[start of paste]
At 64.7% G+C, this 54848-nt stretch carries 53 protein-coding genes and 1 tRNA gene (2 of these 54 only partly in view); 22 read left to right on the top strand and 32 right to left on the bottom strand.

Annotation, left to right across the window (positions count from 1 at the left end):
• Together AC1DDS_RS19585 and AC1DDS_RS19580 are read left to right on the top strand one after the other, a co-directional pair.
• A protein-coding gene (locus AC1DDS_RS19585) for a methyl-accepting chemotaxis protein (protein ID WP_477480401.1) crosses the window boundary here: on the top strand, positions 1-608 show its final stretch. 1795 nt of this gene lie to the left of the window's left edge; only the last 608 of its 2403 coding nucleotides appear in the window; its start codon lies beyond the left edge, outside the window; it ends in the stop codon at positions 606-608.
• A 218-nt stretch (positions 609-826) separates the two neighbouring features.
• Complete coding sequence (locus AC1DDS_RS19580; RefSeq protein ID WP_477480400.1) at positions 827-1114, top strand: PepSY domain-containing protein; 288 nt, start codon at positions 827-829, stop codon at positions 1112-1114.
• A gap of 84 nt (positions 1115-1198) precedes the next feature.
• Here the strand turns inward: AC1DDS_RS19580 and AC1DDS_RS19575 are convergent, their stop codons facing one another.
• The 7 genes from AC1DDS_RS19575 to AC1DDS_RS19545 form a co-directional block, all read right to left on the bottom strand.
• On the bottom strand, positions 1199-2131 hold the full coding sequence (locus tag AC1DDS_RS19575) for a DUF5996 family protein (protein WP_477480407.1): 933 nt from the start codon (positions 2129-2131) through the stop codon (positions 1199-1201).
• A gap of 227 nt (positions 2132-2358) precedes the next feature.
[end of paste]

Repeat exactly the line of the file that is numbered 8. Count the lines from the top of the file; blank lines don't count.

• Here the strand turns inward: AC1DDS_RS19580 and AC1DDS_RS19575 are convergent, their stop codons facing one another.